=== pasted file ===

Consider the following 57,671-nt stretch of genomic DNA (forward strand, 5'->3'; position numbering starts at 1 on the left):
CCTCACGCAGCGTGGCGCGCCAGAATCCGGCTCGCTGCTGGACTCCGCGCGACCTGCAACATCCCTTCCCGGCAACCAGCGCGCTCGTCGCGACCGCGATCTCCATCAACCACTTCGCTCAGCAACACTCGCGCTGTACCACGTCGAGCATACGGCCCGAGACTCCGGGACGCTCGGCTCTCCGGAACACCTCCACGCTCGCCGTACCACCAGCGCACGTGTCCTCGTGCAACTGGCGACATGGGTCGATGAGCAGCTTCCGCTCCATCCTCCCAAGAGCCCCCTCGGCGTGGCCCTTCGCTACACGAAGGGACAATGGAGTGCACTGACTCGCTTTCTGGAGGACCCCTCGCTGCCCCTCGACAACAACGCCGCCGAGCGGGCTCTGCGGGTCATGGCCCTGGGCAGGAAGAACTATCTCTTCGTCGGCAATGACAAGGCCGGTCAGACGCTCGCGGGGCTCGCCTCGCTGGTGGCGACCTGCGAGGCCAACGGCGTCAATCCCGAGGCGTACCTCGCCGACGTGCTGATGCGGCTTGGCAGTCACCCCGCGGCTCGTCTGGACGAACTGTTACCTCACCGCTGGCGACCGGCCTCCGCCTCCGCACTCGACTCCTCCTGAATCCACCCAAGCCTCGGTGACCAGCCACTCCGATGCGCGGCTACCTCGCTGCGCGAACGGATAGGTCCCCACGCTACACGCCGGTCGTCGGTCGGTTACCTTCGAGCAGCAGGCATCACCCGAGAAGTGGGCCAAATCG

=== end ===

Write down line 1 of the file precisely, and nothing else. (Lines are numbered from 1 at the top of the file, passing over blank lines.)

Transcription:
Consider the following 57,671-nt stretch of genomic DNA (forward strand, 5'->3'; position numbering starts at 1 on the left):